Showing no sign of panic at the sight of dozens of federal agents in his clinic, Gosnell greets the agents, and asks if there’s anything he can do. He has just returned from a trip to the store, and has brought with him food for his extremely rare turtles that live in the clinic’s lobby. The man loves his turtles. He remains calm while feeding the turtles and even retreats to a patient’s room and carries out an abortion. He returns back with a bloody bag, contents unknown, and feeds it to one of his cats in front of the agents. Since Wood doesn’t know what to make of what he witnessed at the clinic, he reports his findings to Assistant District Attorney (ADA) Alexis McGuire, and convinces her that further investigation into Dr. Gosnell is warranted.
Once Wood and McGuire arrive at Gosnell’s residence for further questioning and investigation, they are met with a laid back Gosnell who proceeds to offer them breakfast while he fries some eggs. Even as they search his home for evidence of malpractice, Gosnell plays the piano in his living room, as if no one else is home, and he is in his own world. Unfortunately for Gosnell, McGuire has enough evidence to build a case.
Image via Philadelphia Weekly
Since the film’s release, Gosnell has received mounting criticism as more of a political hit job against abortion. In recent weeks, numerous theatres nationwide have discontinued the film’s showing, despite solid numbers. (https://www.boxofficemojo.com/movies/?page=weekly&id=gosnell.htm) Even though the number of theatres showing the film has decreased, it is still faring well at the box office, and should eclipse the film’s budget. In regards to theatres dropping Gosnell, Searcy has been furious and has accused the radical, left-wing media of shutting down his freedom of speech. The director claims that he made Gosnell to begin an honest discussion on the issue of abortion. He even went to great lengths to diffuse charges that his motives were political.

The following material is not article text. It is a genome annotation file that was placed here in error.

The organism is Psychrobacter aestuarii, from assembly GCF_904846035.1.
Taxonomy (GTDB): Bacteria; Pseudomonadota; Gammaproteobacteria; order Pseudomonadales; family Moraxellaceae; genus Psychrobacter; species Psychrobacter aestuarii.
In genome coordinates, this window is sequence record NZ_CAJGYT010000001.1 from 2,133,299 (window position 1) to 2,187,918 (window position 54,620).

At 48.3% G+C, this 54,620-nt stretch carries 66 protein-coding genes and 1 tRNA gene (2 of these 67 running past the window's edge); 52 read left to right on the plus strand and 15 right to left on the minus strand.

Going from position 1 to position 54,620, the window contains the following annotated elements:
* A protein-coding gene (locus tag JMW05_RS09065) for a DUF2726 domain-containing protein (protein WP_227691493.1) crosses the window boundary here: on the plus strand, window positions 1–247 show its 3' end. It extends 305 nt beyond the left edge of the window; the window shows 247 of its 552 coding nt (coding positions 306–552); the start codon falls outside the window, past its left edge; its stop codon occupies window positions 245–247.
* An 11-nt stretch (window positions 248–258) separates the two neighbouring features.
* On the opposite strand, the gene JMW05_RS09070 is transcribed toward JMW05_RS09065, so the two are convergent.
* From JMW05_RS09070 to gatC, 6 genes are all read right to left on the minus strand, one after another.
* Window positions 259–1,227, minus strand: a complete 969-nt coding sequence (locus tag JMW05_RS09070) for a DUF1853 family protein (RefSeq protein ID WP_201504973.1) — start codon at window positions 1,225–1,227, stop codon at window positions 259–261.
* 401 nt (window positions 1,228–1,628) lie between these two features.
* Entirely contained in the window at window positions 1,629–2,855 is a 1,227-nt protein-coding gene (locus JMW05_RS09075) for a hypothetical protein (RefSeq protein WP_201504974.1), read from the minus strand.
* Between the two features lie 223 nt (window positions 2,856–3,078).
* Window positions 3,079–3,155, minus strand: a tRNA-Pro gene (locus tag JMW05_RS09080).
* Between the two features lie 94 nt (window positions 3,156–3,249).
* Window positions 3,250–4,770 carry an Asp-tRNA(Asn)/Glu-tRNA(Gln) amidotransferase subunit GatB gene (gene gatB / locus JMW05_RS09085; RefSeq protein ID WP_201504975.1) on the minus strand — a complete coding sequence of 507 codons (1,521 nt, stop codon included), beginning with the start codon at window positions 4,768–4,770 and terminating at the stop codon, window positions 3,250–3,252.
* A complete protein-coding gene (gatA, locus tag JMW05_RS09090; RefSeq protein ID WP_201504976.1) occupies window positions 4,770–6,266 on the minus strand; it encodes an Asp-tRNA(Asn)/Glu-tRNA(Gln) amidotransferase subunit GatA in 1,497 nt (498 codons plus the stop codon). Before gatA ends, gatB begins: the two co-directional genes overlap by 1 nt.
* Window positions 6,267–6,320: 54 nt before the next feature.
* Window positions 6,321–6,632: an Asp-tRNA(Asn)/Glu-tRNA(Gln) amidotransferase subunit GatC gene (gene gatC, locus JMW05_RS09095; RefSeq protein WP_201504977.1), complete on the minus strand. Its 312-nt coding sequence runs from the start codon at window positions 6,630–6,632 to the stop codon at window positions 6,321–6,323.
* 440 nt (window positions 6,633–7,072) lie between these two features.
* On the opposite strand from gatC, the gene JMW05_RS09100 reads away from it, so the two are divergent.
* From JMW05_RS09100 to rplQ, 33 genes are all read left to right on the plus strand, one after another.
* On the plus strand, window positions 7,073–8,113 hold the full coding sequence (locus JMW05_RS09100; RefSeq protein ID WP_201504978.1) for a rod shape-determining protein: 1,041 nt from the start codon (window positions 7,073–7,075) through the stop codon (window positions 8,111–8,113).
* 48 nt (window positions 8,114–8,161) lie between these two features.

It is revealed in the movie that ADA Alexis McGuire, the attorney in charge of the prosecution, is pro-choice. District Attorney Dan Molinari (Beach) makes it clear to McGuire that the case is not to be tried as an abortion trial, but as a murder trial, specifically targeting the babies that were killed after being delivered by Dr. Gosnell, not the ones aborted in the womb. Also, the judge presiding over the grand jury would only hear the case if the case was tried as a murder trial, reiterating what DA Molinari had previously said. The biggest indicator of Searcy refusing to make Gosnell solely about abortion was the fact that the picture of “Baby A” was not shown in the film. Instead, we rely upon the jury’s reaction to the picture as evidence of its grotesque nature. This picture proved to be crucial in convicting Dr. Gosnell of murder, but thankfully was not shown to the movie viewer.
As I stated earlier in the review, I was sobered by Gosnell, but I was also impressed by it. I appreciated the movie’s candor in telling the gruesome story that I’m sure has made many people uncomfortable. There are areas that I could nitpick regarding the film’s limited budget and its unrealistic depictions of police officers and attorneys being so heavily involved in autopsies, but as with any movie, there are exaggerations to sensationalize. All in all, Gosnell is worth the watch, and I challenge any who watch, to do so with an open mind.
I’m going to give Gosnell 75%.
I’ve never heard of the film, but it sure picked an interesting subject to say the least. I can imagine it would be quite a daunting sit.